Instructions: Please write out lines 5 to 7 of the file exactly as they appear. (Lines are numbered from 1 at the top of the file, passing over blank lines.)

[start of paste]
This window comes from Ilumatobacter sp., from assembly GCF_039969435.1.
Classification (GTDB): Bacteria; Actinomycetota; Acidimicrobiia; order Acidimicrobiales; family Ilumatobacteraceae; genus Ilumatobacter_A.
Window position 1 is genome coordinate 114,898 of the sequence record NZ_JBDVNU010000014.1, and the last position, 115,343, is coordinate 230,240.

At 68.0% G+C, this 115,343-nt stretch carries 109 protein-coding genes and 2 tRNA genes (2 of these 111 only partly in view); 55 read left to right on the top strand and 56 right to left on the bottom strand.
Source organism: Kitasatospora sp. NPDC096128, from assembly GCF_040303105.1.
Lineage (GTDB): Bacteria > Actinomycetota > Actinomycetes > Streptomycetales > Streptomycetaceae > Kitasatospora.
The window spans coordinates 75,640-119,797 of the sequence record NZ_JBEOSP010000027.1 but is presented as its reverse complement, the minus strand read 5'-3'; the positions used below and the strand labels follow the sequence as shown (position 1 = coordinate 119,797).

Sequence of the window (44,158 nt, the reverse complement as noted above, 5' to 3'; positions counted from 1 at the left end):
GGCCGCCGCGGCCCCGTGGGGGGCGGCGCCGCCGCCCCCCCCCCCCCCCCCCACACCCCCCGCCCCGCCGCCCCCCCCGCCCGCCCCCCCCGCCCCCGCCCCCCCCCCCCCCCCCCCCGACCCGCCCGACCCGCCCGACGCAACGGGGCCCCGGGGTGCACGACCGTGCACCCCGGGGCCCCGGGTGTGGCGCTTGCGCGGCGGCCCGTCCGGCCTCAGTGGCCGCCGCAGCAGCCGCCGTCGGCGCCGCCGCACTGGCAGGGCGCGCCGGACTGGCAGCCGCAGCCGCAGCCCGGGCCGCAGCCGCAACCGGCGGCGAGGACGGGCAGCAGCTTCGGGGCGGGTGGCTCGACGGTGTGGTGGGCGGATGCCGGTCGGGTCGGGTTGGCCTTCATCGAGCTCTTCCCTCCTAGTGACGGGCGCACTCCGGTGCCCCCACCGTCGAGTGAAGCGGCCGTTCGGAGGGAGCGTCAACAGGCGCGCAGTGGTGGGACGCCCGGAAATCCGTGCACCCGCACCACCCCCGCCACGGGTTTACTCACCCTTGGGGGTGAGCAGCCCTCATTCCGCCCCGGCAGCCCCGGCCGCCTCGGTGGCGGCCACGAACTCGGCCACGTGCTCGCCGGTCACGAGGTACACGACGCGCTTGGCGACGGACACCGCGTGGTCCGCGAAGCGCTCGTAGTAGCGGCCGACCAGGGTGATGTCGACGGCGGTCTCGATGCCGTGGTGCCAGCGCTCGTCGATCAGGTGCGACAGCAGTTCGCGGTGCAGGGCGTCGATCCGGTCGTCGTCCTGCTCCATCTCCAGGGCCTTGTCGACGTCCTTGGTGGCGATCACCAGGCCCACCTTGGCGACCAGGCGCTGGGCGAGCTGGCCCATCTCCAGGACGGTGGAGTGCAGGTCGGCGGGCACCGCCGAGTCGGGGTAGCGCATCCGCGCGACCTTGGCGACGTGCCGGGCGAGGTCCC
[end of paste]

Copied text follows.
Source organism: Kitasatospora sp. NPDC096128, from assembly GCF_040303105.1.
Lineage (GTDB): Bacteria > Actinomycetota > Actinomycetes > Streptomycetales > Streptomycetaceae > Kitasatospora.
The window spans coordinates 75,640-119,797 of the sequence record NZ_JBEOSP010000027.1 but is presented as its reverse complement, the minus strand read 5'-3'; the positions used below and the strand labels follow the sequence as shown (position 1 = coordinate 119,797).